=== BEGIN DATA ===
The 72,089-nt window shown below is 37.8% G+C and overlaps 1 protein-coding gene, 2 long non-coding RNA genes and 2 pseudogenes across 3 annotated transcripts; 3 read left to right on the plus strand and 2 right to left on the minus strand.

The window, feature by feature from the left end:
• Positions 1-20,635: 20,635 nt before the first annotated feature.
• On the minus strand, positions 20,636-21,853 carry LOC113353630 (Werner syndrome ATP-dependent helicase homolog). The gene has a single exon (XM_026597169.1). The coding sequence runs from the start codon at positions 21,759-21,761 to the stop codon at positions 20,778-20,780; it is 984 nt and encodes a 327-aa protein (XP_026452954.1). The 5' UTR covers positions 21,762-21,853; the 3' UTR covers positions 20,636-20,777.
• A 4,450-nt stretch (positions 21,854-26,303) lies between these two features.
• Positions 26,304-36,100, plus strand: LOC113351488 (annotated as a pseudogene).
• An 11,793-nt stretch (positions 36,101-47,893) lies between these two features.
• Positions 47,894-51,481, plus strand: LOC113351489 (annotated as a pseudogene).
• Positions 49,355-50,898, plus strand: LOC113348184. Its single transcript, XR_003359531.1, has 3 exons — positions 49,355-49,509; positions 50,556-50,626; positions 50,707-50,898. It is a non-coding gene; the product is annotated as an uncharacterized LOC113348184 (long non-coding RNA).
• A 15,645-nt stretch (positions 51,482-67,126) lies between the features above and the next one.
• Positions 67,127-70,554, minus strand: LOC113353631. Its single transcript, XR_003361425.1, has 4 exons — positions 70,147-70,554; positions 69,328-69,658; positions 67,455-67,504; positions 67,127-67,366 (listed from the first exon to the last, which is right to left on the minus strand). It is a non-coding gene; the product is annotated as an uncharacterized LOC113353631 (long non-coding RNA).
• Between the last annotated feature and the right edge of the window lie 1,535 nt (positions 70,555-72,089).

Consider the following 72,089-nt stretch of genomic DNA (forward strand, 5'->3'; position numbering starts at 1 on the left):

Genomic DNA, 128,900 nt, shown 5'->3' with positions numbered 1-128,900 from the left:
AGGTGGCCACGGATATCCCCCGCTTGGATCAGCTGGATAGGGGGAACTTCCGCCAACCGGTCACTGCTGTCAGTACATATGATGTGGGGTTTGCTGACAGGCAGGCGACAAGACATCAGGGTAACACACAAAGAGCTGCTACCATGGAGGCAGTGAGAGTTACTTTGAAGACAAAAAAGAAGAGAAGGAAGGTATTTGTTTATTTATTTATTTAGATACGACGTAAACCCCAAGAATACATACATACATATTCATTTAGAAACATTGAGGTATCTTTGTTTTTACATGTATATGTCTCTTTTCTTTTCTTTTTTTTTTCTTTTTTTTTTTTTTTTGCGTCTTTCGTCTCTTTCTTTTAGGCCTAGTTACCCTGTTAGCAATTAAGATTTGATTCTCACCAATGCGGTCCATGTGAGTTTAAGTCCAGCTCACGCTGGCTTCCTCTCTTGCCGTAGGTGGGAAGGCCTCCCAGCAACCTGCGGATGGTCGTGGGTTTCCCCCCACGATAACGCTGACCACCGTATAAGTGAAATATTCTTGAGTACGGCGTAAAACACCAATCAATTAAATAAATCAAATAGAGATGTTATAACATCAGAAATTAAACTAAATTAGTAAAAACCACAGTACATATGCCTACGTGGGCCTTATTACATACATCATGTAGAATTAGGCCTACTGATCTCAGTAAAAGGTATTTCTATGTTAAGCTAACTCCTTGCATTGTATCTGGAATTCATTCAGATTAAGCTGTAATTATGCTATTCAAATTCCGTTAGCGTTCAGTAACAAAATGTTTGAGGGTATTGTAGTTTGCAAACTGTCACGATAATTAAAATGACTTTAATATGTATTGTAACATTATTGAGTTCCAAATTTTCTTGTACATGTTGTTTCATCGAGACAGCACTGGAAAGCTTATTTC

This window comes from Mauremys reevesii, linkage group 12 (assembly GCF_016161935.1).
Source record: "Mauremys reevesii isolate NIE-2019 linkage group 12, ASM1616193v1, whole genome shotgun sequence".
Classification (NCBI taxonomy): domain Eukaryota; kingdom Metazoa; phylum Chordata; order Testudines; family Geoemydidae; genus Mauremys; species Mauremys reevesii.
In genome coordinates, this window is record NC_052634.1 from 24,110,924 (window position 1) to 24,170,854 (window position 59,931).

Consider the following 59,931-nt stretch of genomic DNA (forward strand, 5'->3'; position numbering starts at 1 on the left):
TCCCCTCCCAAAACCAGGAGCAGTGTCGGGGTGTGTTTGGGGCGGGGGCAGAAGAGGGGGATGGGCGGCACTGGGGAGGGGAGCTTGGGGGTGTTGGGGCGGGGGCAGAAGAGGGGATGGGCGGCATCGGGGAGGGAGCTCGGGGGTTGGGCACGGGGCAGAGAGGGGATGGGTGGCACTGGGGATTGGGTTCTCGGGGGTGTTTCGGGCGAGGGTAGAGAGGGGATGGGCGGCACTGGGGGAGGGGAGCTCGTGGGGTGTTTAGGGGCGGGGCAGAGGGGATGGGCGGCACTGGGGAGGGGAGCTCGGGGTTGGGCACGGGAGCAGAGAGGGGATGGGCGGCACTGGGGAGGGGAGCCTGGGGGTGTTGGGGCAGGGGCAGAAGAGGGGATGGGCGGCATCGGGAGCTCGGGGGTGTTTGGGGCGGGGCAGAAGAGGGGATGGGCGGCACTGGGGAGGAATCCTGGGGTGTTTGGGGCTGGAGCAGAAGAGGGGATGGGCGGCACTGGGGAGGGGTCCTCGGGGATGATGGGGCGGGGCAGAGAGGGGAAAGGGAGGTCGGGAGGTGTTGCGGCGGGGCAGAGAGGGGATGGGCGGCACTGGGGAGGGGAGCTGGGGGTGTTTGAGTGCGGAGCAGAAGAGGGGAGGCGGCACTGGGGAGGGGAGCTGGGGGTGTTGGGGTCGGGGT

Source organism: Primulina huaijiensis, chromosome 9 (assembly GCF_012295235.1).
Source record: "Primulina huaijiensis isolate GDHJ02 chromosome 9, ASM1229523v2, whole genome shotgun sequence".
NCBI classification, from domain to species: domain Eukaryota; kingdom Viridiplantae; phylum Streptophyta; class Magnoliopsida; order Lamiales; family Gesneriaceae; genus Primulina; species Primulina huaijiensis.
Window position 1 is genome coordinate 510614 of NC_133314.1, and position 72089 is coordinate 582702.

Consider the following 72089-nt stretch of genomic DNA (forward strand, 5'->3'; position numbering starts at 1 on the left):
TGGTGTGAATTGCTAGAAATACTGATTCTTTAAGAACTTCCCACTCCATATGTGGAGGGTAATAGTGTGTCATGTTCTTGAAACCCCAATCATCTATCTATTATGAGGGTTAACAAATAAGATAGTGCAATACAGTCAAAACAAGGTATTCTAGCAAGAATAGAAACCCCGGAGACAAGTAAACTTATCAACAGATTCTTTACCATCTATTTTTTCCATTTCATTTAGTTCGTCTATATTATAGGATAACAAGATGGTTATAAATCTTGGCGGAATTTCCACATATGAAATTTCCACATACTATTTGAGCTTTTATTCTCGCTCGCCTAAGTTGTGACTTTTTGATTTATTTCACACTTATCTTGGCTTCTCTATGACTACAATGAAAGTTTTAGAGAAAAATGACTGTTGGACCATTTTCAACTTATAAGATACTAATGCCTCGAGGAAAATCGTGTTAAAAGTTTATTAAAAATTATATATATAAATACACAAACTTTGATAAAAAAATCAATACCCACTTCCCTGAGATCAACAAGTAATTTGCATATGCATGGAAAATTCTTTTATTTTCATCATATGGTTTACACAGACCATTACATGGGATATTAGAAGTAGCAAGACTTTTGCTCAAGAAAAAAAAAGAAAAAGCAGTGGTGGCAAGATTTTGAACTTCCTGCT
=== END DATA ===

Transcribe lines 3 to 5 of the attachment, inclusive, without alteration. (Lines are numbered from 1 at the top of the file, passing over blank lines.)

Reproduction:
• Positions 1-20,635: 20,635 nt before the first annotated feature.
• On the minus strand, positions 20,636-21,853 carry LOC113353630 (Werner syndrome ATP-dependent helicase homolog). The gene has a single exon (XM_026597169.1). The coding sequence runs from the start codon at positions 21,759-21,761 to the stop codon at positions 20,778-20,780; it is 984 nt and encodes a 327-aa protein (XP_026452954.1). The 5' UTR covers positions 21,762-21,853; the 3' UTR covers positions 20,636-20,777.
• A 4,450-nt stretch (positions 21,854-26,303) lies between these two features.